Shocking Intellectual Austerity: The Role of Ideas in the Demise of the Gold Standard in Britain

  title={Shocking Intellectual Austerity: The Role of Ideas in the Demise of the Gold Standard in Britain},
  author={James. Morrison},
  journal={International Organization},
  pages={175 - 207}
  • James. Morrison
  • Published 2015
  • Political Science, Economics
  • International Organization
Abstract Britain's 1931 suspension of the gold standard remains one of the most shocking policy shifts of the past century. Conventional explanations focus on changing international conditions alongside the rise of social democracy: when Britons refused to shoulder the increasing costs of defending the exchange rate, the Bank of England was “forced” to abandon the gold standard. This article refocuses attention on policy-makers’ causal ideas at critical moments. Drawing on numerous primary… Expand
  • James. Morrison
  • Political Science, Economics
  • Journal of the History of Economic Thought
  • 2015
The demise of the US central bank in the 1830s “Bank War” remains one of the most significant shifts in the history of American political and economic development. Traditional accounts frame the bankExpand
Governing by Panic: The Politics of the Eurozone Crisis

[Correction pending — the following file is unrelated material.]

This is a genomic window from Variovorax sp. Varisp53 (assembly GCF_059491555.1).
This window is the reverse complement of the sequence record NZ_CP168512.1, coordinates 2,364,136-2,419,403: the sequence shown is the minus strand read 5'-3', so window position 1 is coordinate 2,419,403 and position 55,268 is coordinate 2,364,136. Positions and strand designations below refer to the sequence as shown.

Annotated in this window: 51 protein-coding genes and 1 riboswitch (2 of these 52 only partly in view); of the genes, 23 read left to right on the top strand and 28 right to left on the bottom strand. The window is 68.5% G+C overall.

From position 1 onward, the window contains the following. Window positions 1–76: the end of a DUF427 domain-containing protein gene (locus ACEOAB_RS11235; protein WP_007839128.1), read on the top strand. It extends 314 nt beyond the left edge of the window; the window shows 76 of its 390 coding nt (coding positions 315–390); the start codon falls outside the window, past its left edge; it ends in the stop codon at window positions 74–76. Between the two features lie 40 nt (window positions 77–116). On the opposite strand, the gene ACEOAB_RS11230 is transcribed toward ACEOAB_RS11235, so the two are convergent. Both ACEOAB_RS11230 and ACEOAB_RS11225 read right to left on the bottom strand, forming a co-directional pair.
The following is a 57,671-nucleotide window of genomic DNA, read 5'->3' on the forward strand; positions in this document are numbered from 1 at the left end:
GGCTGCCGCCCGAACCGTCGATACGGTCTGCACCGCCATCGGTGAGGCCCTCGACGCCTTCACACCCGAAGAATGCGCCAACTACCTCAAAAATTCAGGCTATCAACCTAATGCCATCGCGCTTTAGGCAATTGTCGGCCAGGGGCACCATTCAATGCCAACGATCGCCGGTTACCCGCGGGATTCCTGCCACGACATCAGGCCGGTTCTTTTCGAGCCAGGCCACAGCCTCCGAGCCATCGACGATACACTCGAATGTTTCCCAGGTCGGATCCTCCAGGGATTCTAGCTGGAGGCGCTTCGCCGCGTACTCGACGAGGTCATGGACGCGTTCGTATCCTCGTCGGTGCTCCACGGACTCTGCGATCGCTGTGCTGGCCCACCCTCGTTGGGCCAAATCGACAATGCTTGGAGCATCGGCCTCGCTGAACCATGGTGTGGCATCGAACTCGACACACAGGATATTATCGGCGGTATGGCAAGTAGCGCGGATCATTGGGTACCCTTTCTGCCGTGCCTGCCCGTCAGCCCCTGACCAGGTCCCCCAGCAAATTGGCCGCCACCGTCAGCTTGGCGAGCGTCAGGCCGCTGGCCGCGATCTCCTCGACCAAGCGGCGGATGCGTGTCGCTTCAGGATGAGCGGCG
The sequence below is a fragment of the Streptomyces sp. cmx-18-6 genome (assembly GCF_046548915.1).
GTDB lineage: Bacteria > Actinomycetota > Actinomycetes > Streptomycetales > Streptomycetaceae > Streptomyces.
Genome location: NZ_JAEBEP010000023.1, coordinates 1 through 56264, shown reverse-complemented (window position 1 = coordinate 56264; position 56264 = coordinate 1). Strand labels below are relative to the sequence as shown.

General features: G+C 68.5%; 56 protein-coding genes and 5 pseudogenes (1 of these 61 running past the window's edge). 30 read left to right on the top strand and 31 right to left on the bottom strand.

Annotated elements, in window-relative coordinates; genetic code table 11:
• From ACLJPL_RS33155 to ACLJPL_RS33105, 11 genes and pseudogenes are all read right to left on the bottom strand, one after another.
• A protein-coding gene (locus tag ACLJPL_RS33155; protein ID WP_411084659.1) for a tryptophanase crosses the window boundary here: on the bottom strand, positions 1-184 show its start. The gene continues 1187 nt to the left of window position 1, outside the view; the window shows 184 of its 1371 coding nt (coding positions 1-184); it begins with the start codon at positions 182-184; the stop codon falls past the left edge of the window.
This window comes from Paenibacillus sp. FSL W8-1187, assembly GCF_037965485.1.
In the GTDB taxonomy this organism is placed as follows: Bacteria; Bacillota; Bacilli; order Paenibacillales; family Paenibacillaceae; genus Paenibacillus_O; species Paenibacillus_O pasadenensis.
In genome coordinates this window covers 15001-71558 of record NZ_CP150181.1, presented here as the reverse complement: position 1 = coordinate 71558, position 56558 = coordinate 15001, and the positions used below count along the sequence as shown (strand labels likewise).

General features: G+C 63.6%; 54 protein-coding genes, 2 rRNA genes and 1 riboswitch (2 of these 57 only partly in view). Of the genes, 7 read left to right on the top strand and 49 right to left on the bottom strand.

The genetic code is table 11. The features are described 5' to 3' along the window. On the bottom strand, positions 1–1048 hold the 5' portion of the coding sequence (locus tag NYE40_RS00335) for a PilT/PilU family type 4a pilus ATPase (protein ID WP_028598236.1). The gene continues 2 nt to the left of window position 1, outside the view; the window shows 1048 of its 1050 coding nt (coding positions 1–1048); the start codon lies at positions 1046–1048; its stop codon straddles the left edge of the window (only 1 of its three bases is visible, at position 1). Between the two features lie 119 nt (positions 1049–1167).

The Eurozone’s reaction to the economic crisis beginning in late 2008 involved both efforts to mitigate the arbitrarily destructive effects of markets and vigorous pursuit of policies aimed atExpand
Governing by Panic
The Eurozone’s reaction to the crisis beginning in late 2008 involved not only efforts to mitigate the arbitrarily destructive effects of markets but also vigorous pursuit of policies aimed atExpand
Monetary War and Peace
The international monetary system imploded during the Great Depression. As the conventional narrative goes, the collapse of the gold standard and the rise of competitive devaluation sparked aExpand
The Fate of International Monetary Systems: How and Why They Fall Apart
  • J. Seddon
  • Economics
  • Perspectives on Politics
  • 2020
The collapses of the interwar and Bretton Woods monetary regimes have been understood as evidence that international monetary regimes fail when sudden economic shocks destabilize the politicalExpand
Why do states in conflict with each other also sustain resilient cooperation in international regulation? Britain and telegraphy, 1860s–1914
This article compares the explanatory power of five mainstream theories from International Relations, political science and public management in understanding why – when they are engaged in deepeningExpand
Planning laissez-faire: Supranational central banking and structural reforms
The impact of international economic integration on social protection is conditional on the monetary regime. This key insight of both Polanyi and Ruggie has been neglected in the Polanyi-inspiredExpand
The Politics of Bad Options
The introductory chapter lays out the main research questions and puzzles motivating the book: Why did the Eurozone crisis prove so difficult to resolve? Why were adjustment burdens distributed soExpand
Political Psychology in International Relations: Beyond the Paradigms